Roskilde Festival 2009, day 1 (in English)

I skipped the Thursday of Roskilde Festival, arriving just in time for the reunited Faith No More on the Orange Stage on Friday. Disappointingly plagued by keyboard trouble (apparently a Macbook/software synth setup) they delivered all the raw energy and quirky inventiveness that made them one of my favourite bands in the nineties. Knowing most of the songs by heart (from hit singles like “Midlife Crisis” to rarities like the brilliant “Surprise – You’re Dead”) I had a great time. But I couldn’t help wondering whether these strange and sometimes complex compositions made much sense to a newcomer.

Staying to the end of the show, I missed all but the last few minutes of Friendly Fires, who apparently had whipped the Odeon stage into a techno rock frenzy. Maybe next time.

I don’t know what it is about Roskilde Festival and Nick Cave – but the line for the pit for his show on Orange Stage was the longest I’ve seen so far. On a bright sunny summer’s day, the band opened with the dark, foreboding “Tupelo” and played a rough, rocking set, including a fittingly shambolic version of “We Call Upon the Author” (my favourite track from their latest album) – with Warren Ellis doing his inimitable “Rasputin-crawling-around-on-the-floor” act.

On the Cosmopol stage, Bavarian Labrassbanda made the entire crowd dance with their irresistible brass-based fun. A brass trio backed by rocking drums and bass, they delivered a highly entertaining mix of Balkan brass music, Mexican mariachi, Bavarian Blaskapelle and God knows what else. This is the kind of band that makes you want to throw a party just so you could hire them to come and play!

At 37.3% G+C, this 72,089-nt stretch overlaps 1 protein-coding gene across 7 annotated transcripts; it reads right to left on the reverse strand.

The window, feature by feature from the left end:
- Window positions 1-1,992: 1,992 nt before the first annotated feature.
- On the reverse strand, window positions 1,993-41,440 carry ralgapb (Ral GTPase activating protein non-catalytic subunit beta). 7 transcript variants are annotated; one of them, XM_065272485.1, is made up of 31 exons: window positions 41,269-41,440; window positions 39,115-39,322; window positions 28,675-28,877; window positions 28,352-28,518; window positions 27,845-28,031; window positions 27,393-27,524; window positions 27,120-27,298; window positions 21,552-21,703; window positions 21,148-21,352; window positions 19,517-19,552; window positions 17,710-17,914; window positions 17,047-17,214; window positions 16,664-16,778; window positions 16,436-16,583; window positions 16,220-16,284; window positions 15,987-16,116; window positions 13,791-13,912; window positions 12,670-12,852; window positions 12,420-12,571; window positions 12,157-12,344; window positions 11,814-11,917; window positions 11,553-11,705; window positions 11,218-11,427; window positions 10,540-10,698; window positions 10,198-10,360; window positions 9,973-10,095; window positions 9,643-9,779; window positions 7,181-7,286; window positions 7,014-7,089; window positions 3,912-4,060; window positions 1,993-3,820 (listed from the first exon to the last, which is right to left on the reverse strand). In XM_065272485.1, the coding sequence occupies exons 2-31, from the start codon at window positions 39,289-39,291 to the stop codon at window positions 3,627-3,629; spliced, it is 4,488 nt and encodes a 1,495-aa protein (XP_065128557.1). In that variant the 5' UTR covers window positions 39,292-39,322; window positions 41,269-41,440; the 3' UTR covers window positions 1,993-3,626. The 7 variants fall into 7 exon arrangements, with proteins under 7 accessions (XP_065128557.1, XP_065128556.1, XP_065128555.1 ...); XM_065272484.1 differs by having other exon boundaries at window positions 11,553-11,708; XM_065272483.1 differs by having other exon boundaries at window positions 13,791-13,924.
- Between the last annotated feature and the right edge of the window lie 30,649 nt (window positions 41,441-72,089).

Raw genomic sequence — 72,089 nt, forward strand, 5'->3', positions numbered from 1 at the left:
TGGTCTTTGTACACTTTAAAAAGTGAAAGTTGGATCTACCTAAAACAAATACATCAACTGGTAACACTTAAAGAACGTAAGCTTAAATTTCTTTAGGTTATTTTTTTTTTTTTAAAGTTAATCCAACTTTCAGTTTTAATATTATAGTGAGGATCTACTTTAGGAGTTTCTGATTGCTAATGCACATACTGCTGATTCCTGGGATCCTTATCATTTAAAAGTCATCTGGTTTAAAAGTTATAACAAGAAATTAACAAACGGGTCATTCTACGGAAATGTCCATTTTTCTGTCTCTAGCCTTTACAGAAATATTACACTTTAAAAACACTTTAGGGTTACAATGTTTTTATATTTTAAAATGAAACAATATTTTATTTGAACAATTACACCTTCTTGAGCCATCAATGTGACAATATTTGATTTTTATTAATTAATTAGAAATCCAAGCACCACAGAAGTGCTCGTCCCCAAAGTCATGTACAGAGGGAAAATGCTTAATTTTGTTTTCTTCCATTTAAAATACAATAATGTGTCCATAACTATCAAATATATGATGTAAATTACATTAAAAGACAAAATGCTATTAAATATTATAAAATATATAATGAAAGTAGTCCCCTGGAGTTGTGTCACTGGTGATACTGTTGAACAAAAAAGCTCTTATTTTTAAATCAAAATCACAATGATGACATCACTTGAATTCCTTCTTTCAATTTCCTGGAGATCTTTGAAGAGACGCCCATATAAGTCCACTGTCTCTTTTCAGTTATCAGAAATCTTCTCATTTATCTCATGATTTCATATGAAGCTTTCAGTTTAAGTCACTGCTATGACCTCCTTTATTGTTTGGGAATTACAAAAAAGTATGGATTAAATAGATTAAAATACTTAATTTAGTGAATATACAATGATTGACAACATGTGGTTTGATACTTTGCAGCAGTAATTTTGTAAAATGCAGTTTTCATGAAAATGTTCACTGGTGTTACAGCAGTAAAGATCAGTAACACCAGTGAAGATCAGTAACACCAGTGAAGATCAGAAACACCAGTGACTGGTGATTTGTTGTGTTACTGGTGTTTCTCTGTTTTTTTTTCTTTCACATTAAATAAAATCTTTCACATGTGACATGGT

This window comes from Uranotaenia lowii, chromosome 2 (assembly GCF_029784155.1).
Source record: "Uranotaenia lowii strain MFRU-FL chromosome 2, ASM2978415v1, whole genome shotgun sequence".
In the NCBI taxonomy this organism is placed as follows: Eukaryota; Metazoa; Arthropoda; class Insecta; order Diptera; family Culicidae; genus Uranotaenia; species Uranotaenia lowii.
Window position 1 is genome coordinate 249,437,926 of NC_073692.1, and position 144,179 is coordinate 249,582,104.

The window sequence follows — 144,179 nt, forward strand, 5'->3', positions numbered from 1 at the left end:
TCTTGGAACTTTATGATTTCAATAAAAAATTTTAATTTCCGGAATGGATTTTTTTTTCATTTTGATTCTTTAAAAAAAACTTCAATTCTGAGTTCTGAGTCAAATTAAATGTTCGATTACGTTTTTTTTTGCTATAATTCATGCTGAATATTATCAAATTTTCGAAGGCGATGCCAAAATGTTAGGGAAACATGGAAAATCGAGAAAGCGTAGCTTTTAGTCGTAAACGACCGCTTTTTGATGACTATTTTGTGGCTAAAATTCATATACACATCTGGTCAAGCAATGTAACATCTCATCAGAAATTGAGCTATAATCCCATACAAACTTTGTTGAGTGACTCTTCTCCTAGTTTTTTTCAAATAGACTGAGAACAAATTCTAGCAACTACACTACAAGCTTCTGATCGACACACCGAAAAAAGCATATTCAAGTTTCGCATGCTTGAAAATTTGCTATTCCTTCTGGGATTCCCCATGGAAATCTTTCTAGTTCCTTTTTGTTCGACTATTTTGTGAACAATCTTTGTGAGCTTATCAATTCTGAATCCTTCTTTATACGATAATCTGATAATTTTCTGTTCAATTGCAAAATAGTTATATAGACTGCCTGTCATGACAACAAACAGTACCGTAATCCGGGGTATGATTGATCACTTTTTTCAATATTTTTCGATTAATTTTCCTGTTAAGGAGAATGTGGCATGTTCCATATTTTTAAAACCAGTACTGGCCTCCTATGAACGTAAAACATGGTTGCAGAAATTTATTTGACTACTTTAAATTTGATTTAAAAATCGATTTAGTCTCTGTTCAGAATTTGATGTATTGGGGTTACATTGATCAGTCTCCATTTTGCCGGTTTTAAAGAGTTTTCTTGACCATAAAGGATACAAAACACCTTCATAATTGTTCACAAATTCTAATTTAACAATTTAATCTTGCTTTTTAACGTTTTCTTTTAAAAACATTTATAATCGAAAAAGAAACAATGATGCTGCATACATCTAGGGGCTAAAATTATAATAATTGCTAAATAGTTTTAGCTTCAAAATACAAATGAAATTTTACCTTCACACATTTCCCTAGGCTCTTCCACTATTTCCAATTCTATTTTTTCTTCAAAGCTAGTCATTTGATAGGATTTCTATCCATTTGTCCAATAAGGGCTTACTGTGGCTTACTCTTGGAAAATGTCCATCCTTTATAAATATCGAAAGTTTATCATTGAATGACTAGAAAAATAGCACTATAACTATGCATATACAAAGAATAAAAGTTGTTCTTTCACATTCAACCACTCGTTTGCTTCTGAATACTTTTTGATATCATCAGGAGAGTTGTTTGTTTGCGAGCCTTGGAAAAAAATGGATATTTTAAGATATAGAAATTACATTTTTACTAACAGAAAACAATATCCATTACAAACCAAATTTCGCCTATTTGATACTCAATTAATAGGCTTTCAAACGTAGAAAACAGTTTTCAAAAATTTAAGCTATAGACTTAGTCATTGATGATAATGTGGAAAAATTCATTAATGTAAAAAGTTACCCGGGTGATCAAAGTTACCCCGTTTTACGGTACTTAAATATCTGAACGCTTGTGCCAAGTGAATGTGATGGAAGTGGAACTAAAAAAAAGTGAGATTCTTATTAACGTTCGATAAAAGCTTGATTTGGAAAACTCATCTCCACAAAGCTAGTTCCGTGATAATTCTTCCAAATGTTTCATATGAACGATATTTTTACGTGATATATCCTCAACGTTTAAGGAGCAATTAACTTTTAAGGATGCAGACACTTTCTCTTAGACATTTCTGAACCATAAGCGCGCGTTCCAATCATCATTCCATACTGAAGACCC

I’m not sure what to think of The Mars Volta. Yes, they do a convincing recreation of 70es-style psychedelia, but do they actually add any personality of their own to the mix? Anything that makes it more than pure revival? Except of course for today’s skilled musicianship.

Only caught a few songs of Norwegian rockers Skambankt (whose brilliant name translates to something close to “Beaten to a Pulp”). Often hailed as “punk”, they in fact combine several species of hard rock – I heard distinct echoes of the American south – and enough melody to spark a rowdy singalong.

Oasis seem to be (still) very popular in Denmark – drawing the kind of crowd in front of Orange Stage that  causes claustrophobia to detract from my enjoyment of the music. And anyway, I found myself wishing that all those great songs had been written by a more interesting band. Maybe they aren’t really a stadium rock band after all – maybe the experience would have been better in a more intimate venue?

Dancehall diva from space Grace Jones seems so rooted in the decadent 80es that a comeback might be considered risky business. But with her sense of humour, a far from embarassing comeback album, a truly groovy band and her (often underrated) voice still intact, she just blew the audience away.

Although they seem to be slightly overlooked in Denmark, I think Nine Inch Nails is one of the most interesting rock bands around today. And their show on Orange Stage was a case in point. To call this sound “metal” is meaningless, and while it does incorporate the grinding noise of that strange beast “industrial”, they’re in a league of their own: Their unique blend of electronics and rock instrumentation creates soundscapes that are dynamic – at times explosive – and always frighteningly disciplined. And while most metal acts decry the horror and injustice of the world around them, Trent Reznor’s lyrics explore the dark and self-destructive workings of the human mind: “It wont give up/It wants me dead/Goddamn this noise inside my head”. A chilling performance, yet infused with the beauty and energy that lifts you up.

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